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When you get injured, sick, or have a condition that requires medical attention, you schedule an appointment with a doctor or visit an emergency room to seek treatment. When you go to a hospital or emergency room, you expect to receive an accurate diagnosis and treatment. Sometimes, healthcare professionals fail to provide the highest quality of care, which can result in harm to patients.

If you or someone you care about has suffered harm as a result of the negligent or careless conduct of a doctor, surgeon, nurse, or another medical professional, you must speak with a medical malpractice attorney. As an experienced medical malpractice attorney at Fitzgerald Law, I assist clients in all medical malpractice matters in Glendale, California, and other parts of California, including Los Angeles, Burbank, the San Gabriel Valley, and the San Fernando Valley.

Medical Malpractice in California


Many people who suffer harm as a result of receiving substandard or inadequate medical care do not realize that they have a right to pursue a medical malpractice lawsuit to recover damages. If you were injured or your condition worsened because of a doctor's negligent act, you need to speak with a medical malpractice attorney.

California law defines medical malpractice as a healthcare provider's failure to provide treatment that meets the accepted standards of care, which results in further injury or illness to a patient. To file a successful medical malpractice claim in California, an injured patient or their family members (in a wrongful death lawsuit) need to establish the following four elements:

  1. The existence of a doctor/patient relationship;

  2. The doctor's failure to adhere to the accepted standards of care;

  3. The link between the doctor's negligence and the patient's injury or death; and

  4. The patient's injury/death resulted in actual damages, including medical expenses, loss of income, and others.


Medical malpractice encompasses many types of medical errors, including but not limited to:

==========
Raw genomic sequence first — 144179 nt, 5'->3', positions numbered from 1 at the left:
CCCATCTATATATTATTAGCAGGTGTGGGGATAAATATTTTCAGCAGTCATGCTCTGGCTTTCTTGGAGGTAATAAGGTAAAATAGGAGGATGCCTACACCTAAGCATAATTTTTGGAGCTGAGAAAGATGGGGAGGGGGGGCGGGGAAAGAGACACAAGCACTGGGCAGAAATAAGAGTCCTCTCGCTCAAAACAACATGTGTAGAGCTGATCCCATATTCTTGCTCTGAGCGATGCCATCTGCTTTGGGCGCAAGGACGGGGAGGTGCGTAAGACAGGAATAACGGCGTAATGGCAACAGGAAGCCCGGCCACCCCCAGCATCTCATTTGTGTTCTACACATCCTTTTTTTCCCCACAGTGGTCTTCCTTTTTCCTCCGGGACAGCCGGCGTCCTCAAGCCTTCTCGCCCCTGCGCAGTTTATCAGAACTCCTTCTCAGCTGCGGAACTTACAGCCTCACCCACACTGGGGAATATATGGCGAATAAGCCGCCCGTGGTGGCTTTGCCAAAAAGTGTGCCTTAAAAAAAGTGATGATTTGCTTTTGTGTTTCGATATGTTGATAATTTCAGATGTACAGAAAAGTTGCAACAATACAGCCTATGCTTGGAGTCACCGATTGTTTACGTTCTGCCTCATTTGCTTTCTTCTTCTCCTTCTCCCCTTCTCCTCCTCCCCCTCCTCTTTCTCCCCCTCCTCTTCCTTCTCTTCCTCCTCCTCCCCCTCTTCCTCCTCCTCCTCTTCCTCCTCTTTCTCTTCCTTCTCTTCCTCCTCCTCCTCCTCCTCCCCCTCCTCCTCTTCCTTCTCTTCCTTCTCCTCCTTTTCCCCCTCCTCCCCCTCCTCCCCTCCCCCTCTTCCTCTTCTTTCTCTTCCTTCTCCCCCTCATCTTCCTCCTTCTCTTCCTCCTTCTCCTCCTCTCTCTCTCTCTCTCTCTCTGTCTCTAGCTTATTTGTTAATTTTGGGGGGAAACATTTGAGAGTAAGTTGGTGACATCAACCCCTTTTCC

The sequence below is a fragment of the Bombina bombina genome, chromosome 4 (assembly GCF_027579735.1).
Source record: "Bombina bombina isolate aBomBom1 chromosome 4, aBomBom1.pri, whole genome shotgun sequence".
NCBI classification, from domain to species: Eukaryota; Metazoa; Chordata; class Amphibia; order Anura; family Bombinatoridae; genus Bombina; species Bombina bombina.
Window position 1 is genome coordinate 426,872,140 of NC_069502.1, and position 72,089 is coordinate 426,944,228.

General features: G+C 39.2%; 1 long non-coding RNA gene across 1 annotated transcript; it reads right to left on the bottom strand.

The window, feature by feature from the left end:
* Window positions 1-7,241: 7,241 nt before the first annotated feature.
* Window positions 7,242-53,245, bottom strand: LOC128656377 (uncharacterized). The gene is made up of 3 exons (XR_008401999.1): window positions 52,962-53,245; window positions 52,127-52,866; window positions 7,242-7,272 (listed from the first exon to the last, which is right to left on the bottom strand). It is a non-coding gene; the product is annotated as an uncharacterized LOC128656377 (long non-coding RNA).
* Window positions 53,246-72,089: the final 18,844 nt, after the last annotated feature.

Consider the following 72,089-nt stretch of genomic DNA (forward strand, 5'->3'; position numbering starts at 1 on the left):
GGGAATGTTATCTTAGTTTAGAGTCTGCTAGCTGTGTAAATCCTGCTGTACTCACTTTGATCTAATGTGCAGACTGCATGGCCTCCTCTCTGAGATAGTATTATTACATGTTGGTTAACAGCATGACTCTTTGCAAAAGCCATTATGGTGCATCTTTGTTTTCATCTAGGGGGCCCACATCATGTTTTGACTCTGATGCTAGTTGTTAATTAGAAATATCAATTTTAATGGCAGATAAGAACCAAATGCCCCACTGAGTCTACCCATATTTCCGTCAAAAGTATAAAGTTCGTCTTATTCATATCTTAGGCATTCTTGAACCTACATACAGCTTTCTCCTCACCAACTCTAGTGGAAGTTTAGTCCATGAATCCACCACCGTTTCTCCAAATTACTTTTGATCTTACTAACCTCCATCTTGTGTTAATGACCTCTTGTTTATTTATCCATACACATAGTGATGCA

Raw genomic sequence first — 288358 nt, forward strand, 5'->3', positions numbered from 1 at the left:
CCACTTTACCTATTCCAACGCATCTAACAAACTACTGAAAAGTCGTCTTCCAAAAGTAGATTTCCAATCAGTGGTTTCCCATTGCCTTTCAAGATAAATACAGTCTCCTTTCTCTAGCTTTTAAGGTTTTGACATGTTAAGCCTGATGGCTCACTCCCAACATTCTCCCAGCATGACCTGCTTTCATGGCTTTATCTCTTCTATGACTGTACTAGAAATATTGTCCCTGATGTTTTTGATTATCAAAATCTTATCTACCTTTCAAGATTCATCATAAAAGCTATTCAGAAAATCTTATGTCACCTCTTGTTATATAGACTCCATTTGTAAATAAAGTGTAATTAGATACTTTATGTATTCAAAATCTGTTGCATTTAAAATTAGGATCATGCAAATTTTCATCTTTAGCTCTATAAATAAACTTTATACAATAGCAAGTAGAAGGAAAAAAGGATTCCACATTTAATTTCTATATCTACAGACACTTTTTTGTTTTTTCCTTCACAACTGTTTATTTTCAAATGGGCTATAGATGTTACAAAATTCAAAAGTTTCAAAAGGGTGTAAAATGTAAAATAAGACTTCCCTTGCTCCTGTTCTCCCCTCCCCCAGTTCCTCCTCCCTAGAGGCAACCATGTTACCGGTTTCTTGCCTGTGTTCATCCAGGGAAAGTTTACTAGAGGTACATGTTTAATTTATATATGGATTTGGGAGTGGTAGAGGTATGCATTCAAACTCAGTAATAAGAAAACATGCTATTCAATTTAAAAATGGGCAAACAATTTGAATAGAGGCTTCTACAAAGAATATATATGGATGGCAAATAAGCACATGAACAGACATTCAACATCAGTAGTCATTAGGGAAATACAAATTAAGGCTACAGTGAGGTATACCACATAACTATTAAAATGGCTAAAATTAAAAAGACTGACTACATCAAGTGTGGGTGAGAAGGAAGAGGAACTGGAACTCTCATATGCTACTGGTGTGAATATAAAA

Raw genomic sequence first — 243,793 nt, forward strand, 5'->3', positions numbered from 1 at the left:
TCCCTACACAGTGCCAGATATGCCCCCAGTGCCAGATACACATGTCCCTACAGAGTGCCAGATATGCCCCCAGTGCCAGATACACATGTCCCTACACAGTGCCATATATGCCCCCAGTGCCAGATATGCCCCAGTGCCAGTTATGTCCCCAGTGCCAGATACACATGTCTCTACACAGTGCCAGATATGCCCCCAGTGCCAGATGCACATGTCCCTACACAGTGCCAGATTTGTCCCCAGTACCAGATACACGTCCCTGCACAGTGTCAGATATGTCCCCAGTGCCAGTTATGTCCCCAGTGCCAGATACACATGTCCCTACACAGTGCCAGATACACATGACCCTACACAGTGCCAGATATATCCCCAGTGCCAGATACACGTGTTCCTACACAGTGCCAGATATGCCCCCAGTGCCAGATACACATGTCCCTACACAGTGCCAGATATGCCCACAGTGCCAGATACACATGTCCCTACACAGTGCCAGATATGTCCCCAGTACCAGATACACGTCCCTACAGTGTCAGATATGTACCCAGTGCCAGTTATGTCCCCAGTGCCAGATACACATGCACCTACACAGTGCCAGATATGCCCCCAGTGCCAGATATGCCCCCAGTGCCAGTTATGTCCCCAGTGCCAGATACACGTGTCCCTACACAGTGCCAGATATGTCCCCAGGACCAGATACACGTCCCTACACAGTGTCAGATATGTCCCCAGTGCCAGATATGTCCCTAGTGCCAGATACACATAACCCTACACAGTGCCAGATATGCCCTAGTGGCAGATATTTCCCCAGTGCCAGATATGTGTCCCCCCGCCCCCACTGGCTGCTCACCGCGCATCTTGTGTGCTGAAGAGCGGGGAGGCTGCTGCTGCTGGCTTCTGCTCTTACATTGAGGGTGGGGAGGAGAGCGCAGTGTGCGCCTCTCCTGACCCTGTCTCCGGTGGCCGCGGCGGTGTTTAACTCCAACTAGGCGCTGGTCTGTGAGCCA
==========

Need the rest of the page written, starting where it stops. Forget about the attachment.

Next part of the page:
• Misdiagnosis

  • Delayed diagnosis

  • Failure to diagnose

  • Surgical errors

  • Medical errors

  • Failure to treat

  • Birth injury


Under California's statute of limitations, an injured victim has three years after the date of sustaining the injury or one year from the date of discovering the injury, whichever comes first, to bring a medical malpractice lawsuit. Failure to file a lawsuit within the applicable time limit will eliminate the victim's right to file a lawsuit.

Who Can You Sue for Medical Malpractice?

Any medical professional who failed to adhere to the accepted standards of care can be named as a defendant in a medical malpractice lawsuit. Often, patients sue doctors, surgeons, nurses, pharmacists, cardiologists, urologists, and obstetrician-gynecologists for providing substandard care and causing harm.


In some cases, a hospital may also be held liable for the patient's injury or death if the facility's negligence contributed to the malpractice. Consider speaking with a skilled attorney to identify all liable parties who can be sued for medical malpractice in your particular case.


Unlike many other states, California does not require plaintiffs to file a certificate of merit or affidavit of a qualified medical expert when starting a medical malpractice lawsuit. However, that does not mean that you do not need an expert medical witness to win a favorable outcome in your case.


Damages Available When Suing for Medical Malpractice


A victim of medical malpractice may face physical, emotional, and financial hardships as a result of receiving inadequate medical care. Fortunately, victims of medical malpractice have a right to obtain compensation for their damages and losses. Recoverable damages in medical malpractice include but are not limited to:

  • Past and future medical bills

  • Lost wages and lost/diminished earning capacity

  • Loss of consortium

  • Pain and suffering

  • Disfigurement

  • Inconvenience

  • Emotional distress

  • Loss of enjoyment of life


Damages that may be available are case-specific, which is why you might want to speak with a medical malpractice attorney in Glendale, California, to review the facts of your case and determine the compensation to which you are entitled.

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